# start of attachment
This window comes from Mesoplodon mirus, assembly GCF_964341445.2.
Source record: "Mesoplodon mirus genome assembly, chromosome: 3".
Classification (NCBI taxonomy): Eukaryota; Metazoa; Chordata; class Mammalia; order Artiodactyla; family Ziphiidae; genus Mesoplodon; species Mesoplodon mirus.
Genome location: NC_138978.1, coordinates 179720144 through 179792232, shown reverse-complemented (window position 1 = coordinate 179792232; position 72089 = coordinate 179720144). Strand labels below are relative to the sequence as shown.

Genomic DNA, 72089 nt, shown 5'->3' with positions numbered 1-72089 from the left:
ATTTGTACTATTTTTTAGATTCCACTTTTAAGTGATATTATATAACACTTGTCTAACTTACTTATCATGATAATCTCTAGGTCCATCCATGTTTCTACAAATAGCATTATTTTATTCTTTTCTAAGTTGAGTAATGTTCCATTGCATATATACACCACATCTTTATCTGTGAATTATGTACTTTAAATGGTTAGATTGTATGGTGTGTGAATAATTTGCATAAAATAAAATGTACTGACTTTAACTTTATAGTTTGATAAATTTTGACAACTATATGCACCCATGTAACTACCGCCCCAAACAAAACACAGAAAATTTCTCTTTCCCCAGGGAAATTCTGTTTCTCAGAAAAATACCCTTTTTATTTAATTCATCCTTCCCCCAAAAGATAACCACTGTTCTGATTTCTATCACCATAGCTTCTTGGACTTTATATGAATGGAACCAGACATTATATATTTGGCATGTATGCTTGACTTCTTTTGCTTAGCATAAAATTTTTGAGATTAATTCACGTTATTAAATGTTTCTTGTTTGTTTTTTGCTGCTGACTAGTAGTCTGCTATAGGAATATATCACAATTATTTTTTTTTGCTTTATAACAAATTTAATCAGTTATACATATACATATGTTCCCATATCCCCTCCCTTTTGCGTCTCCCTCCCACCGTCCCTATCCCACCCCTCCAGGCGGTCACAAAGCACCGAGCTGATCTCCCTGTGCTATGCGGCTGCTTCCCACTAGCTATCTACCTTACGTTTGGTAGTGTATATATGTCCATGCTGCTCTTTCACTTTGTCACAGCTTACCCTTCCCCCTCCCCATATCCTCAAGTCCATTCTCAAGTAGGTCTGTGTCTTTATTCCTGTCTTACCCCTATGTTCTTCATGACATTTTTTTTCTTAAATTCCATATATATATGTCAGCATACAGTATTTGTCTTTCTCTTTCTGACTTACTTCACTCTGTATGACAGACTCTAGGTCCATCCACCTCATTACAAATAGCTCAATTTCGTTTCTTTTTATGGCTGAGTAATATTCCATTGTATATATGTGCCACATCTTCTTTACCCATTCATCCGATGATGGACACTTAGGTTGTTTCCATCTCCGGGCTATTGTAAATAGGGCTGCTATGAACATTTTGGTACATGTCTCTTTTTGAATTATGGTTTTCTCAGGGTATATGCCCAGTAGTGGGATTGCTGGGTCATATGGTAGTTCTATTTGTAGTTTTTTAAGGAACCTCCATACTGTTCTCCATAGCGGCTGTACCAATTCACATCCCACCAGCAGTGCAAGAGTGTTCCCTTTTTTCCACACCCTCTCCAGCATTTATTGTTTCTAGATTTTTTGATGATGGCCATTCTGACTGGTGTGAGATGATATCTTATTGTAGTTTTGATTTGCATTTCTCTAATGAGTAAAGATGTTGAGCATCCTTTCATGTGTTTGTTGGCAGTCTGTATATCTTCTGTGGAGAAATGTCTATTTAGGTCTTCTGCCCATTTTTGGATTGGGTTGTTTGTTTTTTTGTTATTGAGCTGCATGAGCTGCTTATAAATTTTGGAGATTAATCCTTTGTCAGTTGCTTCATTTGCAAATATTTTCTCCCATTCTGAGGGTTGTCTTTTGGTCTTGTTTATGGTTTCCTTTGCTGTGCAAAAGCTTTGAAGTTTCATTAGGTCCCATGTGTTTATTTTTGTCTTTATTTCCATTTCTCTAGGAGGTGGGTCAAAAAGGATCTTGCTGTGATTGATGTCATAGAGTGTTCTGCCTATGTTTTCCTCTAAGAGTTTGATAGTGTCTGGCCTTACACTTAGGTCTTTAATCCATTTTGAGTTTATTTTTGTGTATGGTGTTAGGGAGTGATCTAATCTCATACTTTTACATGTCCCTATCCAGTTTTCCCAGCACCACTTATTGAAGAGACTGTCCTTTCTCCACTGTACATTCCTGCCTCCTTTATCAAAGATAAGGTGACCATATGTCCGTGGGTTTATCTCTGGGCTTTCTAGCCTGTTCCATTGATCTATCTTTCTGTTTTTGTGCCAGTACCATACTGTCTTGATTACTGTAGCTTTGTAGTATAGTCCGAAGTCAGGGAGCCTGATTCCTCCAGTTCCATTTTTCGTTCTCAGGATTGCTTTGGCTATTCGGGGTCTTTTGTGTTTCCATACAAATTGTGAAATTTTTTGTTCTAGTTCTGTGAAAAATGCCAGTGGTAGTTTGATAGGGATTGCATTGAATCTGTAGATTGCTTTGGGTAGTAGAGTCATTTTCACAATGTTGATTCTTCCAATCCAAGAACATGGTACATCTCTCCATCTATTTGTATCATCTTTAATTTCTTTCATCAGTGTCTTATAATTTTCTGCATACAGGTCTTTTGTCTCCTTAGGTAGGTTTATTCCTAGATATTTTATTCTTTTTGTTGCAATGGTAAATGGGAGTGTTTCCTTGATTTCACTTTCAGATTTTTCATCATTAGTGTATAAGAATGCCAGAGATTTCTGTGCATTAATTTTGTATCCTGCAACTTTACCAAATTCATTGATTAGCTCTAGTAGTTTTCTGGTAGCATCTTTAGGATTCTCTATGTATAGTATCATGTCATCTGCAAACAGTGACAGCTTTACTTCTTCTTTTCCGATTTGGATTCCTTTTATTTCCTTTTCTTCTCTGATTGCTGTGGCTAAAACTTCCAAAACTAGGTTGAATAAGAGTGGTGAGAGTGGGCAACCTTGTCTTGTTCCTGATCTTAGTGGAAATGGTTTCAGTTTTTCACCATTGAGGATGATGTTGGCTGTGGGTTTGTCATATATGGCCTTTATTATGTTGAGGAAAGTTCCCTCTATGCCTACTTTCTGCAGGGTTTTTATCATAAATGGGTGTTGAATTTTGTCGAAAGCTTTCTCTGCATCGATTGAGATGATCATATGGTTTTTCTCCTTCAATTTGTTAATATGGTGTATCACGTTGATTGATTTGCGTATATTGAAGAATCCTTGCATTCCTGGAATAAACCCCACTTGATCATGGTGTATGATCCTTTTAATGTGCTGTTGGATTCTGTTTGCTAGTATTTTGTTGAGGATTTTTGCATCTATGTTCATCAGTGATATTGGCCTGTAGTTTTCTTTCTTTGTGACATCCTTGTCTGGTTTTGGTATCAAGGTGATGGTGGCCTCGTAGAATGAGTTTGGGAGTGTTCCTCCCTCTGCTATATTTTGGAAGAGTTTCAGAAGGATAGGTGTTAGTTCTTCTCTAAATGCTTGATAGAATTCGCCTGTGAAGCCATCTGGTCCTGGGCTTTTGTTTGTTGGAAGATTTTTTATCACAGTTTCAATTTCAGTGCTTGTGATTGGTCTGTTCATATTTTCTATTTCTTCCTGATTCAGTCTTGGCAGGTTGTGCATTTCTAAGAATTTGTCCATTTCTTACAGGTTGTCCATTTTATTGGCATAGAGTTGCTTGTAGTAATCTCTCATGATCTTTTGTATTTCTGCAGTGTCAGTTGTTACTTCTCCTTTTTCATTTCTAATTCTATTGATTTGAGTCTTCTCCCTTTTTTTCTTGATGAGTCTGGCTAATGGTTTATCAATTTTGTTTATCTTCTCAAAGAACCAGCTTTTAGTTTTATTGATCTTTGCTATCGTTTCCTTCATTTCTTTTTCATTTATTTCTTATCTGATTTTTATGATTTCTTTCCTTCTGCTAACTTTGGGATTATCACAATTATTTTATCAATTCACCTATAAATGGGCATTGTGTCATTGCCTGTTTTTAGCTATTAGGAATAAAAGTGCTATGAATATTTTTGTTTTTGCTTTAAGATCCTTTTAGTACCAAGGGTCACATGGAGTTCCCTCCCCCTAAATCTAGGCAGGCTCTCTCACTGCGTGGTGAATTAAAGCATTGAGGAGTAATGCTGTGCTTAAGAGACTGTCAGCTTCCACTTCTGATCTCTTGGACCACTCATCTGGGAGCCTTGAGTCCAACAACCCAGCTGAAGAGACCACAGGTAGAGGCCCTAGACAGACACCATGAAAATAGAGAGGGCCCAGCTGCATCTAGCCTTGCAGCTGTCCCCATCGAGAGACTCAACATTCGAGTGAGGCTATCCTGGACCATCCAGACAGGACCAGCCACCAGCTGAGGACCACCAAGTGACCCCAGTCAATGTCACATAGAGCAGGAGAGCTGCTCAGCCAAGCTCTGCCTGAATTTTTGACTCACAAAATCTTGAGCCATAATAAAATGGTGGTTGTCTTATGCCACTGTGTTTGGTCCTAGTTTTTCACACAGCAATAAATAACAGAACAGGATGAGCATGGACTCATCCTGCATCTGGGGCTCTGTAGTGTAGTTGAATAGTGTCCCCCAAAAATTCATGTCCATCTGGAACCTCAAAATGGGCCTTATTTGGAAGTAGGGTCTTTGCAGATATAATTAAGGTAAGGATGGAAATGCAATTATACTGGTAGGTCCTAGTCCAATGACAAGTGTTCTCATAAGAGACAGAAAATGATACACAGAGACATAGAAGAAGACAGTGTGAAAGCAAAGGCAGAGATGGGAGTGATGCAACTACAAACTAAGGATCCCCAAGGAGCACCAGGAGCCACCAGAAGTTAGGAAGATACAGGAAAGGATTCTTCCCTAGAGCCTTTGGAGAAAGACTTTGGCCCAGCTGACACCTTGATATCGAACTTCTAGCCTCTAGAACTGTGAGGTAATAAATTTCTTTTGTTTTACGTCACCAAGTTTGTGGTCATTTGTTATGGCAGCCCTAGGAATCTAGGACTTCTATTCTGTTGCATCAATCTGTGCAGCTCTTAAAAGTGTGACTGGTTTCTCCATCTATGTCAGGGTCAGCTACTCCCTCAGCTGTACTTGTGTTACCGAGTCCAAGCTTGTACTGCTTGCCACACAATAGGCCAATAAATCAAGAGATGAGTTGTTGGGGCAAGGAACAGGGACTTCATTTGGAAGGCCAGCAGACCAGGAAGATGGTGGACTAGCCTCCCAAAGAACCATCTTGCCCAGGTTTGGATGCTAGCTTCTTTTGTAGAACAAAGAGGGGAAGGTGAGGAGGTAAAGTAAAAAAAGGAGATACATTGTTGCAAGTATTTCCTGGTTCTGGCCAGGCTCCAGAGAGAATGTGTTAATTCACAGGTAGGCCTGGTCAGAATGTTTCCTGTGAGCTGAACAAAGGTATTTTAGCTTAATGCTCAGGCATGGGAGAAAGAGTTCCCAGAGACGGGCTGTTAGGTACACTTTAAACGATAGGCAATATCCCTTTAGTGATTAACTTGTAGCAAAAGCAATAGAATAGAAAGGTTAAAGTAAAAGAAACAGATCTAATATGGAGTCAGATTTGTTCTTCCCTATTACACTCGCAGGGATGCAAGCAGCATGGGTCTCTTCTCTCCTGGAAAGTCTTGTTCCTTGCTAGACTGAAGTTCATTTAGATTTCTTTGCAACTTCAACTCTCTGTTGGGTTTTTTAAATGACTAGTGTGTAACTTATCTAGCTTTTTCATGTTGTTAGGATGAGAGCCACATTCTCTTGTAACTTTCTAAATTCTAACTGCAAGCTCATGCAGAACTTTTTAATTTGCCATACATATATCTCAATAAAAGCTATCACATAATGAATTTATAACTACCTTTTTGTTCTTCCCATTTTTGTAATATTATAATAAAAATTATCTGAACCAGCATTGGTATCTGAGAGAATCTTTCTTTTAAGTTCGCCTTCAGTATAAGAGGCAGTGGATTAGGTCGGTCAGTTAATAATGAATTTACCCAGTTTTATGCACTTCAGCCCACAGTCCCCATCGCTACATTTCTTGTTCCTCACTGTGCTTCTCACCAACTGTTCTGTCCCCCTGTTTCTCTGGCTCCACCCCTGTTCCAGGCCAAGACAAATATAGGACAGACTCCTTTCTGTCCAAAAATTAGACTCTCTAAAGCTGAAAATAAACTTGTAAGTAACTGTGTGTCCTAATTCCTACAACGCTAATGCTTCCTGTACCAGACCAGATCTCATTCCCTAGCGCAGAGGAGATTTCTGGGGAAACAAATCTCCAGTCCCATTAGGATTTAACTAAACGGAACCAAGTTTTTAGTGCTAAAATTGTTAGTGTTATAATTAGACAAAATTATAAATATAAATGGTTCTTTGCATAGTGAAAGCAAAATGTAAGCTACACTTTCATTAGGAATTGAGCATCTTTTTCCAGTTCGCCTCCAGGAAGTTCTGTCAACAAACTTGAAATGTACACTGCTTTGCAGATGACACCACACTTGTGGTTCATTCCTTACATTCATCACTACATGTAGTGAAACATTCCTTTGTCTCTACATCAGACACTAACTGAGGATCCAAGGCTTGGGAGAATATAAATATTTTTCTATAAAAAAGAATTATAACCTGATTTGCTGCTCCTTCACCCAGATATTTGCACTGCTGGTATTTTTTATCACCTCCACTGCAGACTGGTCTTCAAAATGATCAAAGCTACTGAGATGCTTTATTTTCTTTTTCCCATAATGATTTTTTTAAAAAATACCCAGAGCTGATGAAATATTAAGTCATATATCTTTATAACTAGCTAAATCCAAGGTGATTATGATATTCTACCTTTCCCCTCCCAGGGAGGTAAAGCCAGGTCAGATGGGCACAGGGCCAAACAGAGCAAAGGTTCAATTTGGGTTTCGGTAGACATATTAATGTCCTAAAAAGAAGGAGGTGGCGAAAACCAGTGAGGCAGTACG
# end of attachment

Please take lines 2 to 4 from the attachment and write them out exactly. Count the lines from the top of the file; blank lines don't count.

Source record: "Mesoplodon mirus genome assembly, chromosome: 3".
Classification (NCBI taxonomy): Eukaryota; Metazoa; Chordata; class Mammalia; order Artiodactyla; family Ziphiidae; genus Mesoplodon; species Mesoplodon mirus.
Genome location: NC_138978.1, coordinates 179720144 through 179792232, shown reverse-complemented (window position 1 = coordinate 179792232; position 72089 = coordinate 179720144). Strand labels below are relative to the sequence as shown.